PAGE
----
Captain Baha ambled over to where Pan was sitting, and took a swig out of his flask. When he was done, he offered it to the farmer, who promptly took it for himself and took an even longer drink from it.
“Thirsty?” Baha asked.
Pan continued to gulp down the clean water, in need of refreshment.
Seeing that he wasn’t going to get an answer, the captain wordlessly waited for him to finish. Pan gave the flask back, already half empty, then stood up out of etiquette. Baha slung the flask around his neck once more and turned his gaze up the river.
Pan followed his eyes. “Something up ahead?”
“We’ll be passing through the Imperial Canal in an hour or so.”
“What’s the canal, and is that a bad thing?”
The captain shot him a strange look, then answered, “It’s a pony-made waterway, connecting the Tayang river in the south and Yangtze river in the north. Big enough to sail an ocean-going ship through, though hardly any of those ever go through there. In our case, it’s our route north, and it’s dangerous only if you two are found.”
“Found? Found by who?”
“The boarding party.” Baha coughed into his hoof. “We have a special pass that allows us free sailing up and down the river and across the border, but it doesn’t exempt us from searches. Neither of the two clans like smugglers.”
“What sorts of things do ponies smuggle?”
“Stolen goods, weapons, opiates, and ponies, amongst others.”
“Yep. Fugitives, for the most part. Hoping to make it out of Umala. Most just hop north to the borderlands and stay there. Others head to Ekso-Balto to the southeast, probably hoping that they can more easily blend in there. I’m no anthropologist, but I’m pretty sure that you Umalians are closely related to some of the folks living on the coastal countries of Ekso-Balto.”
Visualizing the map in his head, Pan struggled to recall where he had seen that strange name. He wanted to say it was another continent, but he couldn’t be sure. He made a mental note to confirm that later when he had a chance, then, continuing the conversation, said, “Sounds to me like they have the right idea.”
Baha chuckled. “Probably. I don’t even need to leave my ship to see how much things suck around here, even compared to my home. Even we have electricity! You Umalians are practically still living in the stone age.”
Pan silently added ‘electricty’ to his list of mysteriess to investigate. Storing the thought, he asked, “And where exactly do you come from, captain?”
Uncomfortably, Baha shuffled his hooves, preparing to make his leave. “Look, kid, I don’t think going through my history is the best use of our time...”
He reluctantly sighed. “Fine. Alright. Whatever. It’s a small country in Sylvertine east of here. It’s nothing special.”
“And what about the rest of the crew? You all have different accents, so obviously you’re not all from the same place.”
Noticeably exasperated, he said, “Hell, I don’t know. A few others from Vogongrad, I know that. Crab Walk over there is from Rondur. One or two of them might be from Menthros or Latz. I never ask, and I don’t care to know.”
“Isn’t that kind of weird, working with ponies that aren’t the same?”
Koi walked over to them from the other end of the deck, joining in on their discussion.
Not paying him any mind, Baha responded, “Nationality doesn’t mean jack shit when it comes to making a living. But I wouldn’t expect people like you, who’ve never been outside your own country, to get that.”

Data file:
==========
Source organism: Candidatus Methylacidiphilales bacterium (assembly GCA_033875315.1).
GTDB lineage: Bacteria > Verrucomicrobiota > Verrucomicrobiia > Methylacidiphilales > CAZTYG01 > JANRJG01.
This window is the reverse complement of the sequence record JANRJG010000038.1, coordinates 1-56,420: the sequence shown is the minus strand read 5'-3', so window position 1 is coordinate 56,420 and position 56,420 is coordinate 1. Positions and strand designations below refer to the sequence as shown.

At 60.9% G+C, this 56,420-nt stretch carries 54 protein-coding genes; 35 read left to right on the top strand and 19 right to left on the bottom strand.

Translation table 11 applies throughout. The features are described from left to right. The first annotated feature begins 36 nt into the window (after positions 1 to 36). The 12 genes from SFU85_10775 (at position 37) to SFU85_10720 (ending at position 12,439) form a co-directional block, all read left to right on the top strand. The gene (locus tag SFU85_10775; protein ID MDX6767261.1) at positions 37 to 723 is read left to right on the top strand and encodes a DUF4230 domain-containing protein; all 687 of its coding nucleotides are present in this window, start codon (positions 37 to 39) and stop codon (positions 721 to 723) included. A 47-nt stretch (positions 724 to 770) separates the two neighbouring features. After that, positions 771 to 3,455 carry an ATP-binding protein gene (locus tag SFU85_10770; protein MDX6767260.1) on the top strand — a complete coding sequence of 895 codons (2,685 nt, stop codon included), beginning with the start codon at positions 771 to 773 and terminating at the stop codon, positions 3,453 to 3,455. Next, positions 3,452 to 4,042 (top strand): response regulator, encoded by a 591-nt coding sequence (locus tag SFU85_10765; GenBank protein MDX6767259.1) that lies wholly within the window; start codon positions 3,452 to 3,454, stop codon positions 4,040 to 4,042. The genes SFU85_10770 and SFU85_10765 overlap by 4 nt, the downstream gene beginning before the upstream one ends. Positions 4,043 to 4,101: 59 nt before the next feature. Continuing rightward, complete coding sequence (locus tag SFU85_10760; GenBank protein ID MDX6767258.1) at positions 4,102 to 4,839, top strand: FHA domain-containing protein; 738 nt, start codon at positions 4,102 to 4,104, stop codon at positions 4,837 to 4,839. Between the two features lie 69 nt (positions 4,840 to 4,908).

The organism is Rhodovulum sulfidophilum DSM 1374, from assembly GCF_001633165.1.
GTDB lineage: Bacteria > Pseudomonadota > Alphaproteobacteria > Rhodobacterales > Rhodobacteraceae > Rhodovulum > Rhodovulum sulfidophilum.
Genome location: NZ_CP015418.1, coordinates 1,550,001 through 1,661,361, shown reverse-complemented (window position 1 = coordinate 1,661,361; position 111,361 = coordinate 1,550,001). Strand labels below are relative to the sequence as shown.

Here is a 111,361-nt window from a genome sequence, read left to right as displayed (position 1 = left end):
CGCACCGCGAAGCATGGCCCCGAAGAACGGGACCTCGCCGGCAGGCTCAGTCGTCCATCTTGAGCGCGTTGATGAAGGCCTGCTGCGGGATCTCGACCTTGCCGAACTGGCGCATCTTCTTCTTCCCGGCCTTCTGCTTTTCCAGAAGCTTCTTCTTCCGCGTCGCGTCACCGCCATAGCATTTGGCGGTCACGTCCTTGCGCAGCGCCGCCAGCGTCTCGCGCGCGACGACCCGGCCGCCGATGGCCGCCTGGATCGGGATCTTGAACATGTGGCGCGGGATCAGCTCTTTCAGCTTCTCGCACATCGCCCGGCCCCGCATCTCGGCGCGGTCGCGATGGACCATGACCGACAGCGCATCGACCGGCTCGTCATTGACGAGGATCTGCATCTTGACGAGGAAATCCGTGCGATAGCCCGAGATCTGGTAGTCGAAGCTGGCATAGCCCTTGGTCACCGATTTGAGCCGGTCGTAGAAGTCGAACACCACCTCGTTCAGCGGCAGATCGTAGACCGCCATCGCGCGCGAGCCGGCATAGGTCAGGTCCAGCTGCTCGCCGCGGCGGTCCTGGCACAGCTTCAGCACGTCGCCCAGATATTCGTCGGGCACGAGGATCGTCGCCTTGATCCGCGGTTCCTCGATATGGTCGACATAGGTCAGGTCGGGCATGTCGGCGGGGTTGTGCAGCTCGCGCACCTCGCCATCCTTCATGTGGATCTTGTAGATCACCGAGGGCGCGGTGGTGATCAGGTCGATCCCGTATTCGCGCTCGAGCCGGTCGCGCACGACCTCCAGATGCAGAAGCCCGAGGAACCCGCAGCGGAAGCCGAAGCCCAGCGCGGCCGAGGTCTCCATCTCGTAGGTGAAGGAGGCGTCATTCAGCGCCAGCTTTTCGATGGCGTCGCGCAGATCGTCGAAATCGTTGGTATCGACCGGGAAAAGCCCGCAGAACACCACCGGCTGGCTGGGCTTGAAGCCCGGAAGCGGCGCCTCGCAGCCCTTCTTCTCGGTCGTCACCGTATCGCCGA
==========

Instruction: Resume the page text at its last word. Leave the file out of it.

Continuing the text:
Koi raised an eyebrow, but didn’t say a word.
“We were talking about my crew,” Baha explained.
“Ah. I was wondering.”
He turned back to Pan, and asked, “You boys said you were heading up to Equestria, right?”
Koi shifted uncomfortably, and Pan answered, “Yeah.”
“Well, then you better get used to people being different. Based on rumor alone, you’re going to be seeing some... weird stuff.”
“I’m not really sure how to explain it. Equestrians are just different, that’s all I know. A bit odd in their thinking and beliefs. Irrational, some say. Unrealistic idealists and optimists, maybe.”
There was a brief lull in the conversation, and they each looked off into space. To the east, sheer cliffs studded the landscape less than a mile from the banks. The west, by comparison, was relatively flat and densely wooded. Morning fog still clung to the precipices off the starboard side.
A cloud passed under the sun, draining the color from the surroundings. Pan blinked a few times to refocus his vision, and Baha took another drink from his flask. Koi opened his mouth to say something, but was immediately interrupted.
“Patrol boat incoming, Captain!” a shout came from the crow’s nest. “Bearing full armaments! Not sure if they’ll board, though!”
Instantly, the deck burst into motion, and the sailors that had been lounging about rallied around Baha.
The captain forcefully shoved the farmers with his hooves towards the hatch leading to the lower storage room. “Get in the compartment! Now!” he barked, then ran to his cabin at the rear end of the ship.
Wordlessly, Pan and Koi slipped down into the dark interior, nearly tripping down the dark, damp stairwell, and walked to the far end of the hull. Then, after lifting a floor panel behind some crates, ducked into a hole that only barely fit the two of them together. They dropped the panel back into place, and to an observer, it seemed as if the two farmers had vanished. A short while later, they heard hoofsteps, and then a barrel being dragged and set on top of their only exit.
“Don’t move and stay quiet. This will be over with in a few minutes,” the captain whispered, then promptly faded away.
Taking that advice to heart, Pan clutched his bracelet close to his heart, and counted his breaths in time with the gentle rocking of the boat.